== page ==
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Ormond Beach Observer Friday, Oct. 12, 2012 5 years ago

For D.A.R.E. instructors, it's about relating, teaching and comedy

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D.A.R.E. instructors from the Ormond Beach Police Department know how to use humor to relate to fifth graders, so they can teach them important lessons about  alcohol, tobacco and drugs. 

BY MATT MENCARINI | STAFF WRITER

Sometimes, the best way to teach a 10-year-old important lessons is with a fart joke.

And there are few more capable police officers in the Ormond Beach Police Department to teach those lessons to fifth graders than officer Lloyd Cornelius and his partner Greg Stokes.

“When I’m in class with these kids, I’m doing a standup routine,” said Cornelius, who teaches classes for the D.A.R.E. program put on by the OBPD. “I’m booger jokes and fart jokes. You have to keep them happy. I goof around. I play around. … And if you can get the information to them, using a little bit of comedy, using a little bit of humor, relating to them, they get the message.”

The goal of the Drug Abuse Resistance Education program, better known as the D.A.R.E. program, is to teach kids a decision making model to avoid the use of alcohol, tobacco and drugs.

Using workbooks, which come out of the program’s $5,000 budget, students are taught to define the problem, evaluate the problem and find healthy and wise solutions to the problem.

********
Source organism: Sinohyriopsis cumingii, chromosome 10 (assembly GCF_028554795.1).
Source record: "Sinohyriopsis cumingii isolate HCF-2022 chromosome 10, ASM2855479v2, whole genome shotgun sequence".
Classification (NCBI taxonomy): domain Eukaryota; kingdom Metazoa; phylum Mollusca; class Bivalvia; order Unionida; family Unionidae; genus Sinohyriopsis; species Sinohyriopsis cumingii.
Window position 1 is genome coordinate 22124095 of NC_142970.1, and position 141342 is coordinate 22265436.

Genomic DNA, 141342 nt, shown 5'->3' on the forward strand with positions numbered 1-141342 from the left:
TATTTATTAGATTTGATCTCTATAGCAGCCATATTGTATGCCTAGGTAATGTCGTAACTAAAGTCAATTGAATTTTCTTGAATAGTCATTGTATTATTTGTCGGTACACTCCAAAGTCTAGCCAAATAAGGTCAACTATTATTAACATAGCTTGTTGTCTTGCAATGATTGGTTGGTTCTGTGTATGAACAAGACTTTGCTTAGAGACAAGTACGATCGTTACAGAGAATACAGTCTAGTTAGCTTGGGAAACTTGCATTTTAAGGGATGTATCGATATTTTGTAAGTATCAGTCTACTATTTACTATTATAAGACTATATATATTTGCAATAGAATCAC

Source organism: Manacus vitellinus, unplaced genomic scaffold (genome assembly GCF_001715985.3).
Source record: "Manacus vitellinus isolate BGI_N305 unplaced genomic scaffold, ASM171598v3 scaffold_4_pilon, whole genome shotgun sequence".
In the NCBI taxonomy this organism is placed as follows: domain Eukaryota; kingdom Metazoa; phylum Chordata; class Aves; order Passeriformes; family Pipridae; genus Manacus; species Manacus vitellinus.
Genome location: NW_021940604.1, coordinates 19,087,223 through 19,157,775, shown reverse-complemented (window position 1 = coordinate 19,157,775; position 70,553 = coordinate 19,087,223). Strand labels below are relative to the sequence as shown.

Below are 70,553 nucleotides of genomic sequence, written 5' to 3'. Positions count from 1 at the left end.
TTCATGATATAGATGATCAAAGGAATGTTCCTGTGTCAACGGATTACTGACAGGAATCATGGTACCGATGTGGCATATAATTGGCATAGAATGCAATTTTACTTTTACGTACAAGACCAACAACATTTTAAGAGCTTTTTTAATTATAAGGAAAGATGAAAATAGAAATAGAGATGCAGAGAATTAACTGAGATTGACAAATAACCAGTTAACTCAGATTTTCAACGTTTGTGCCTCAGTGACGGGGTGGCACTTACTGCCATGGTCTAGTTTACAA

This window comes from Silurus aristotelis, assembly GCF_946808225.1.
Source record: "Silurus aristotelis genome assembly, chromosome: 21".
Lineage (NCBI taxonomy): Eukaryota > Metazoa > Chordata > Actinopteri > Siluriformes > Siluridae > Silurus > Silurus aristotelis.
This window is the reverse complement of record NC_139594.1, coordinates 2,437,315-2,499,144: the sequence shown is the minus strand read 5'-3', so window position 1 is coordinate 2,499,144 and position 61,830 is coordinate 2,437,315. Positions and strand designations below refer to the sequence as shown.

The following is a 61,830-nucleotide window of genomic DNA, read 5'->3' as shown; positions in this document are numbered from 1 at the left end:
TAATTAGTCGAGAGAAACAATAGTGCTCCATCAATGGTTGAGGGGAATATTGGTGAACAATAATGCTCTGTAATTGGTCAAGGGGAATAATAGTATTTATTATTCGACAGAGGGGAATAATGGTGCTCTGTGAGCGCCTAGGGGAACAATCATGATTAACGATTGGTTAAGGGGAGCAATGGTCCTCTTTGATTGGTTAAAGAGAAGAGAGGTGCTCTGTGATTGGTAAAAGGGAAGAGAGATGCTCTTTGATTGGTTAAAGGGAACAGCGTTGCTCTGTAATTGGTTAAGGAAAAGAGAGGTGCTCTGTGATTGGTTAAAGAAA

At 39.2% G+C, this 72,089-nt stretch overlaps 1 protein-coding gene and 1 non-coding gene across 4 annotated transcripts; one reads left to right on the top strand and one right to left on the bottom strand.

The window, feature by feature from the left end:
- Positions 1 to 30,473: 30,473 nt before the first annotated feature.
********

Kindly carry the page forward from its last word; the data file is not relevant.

Those solutions can come from quoting health facts to evaluating the foundation of positive friendships.

But in addition to educating the students, a large part of the program, Cornelius says, is breakdowning some of the stereotypes students may have about police officers.

“What do kids usually equate police officers with?” Cornelius said. “Trouble. Someone’s going to jail. Something’s happening. The last contact they had with a police officer was: mom got arrested, mom got a ticket, dad got arrested, dad got a ticket.”

But after a few classes, those initial stereotypes are wiped away and the students begin to see the officers as people. That, Cornelius says, is when they can really make an impact.

“To me, this is a core program,” he said. “This is core to the city. The city needs to keep it going. For the longest time, the Volusia County schools were purchasing the books for us, which cost us $1 a piece. They don’t purchase anything for us now. But they do let us in their schools.”

It’s the presence of a police officer “who’s been there, done that, and knows what’s going on,” Cornelius says, that makes the program so effective.

“I get to get them before the jello is hard,” he said. “And I can get all the information in there, as much as I can. If I spend 20 years teaching D.A.R.E., and I help one kid, that’s money well spent.”

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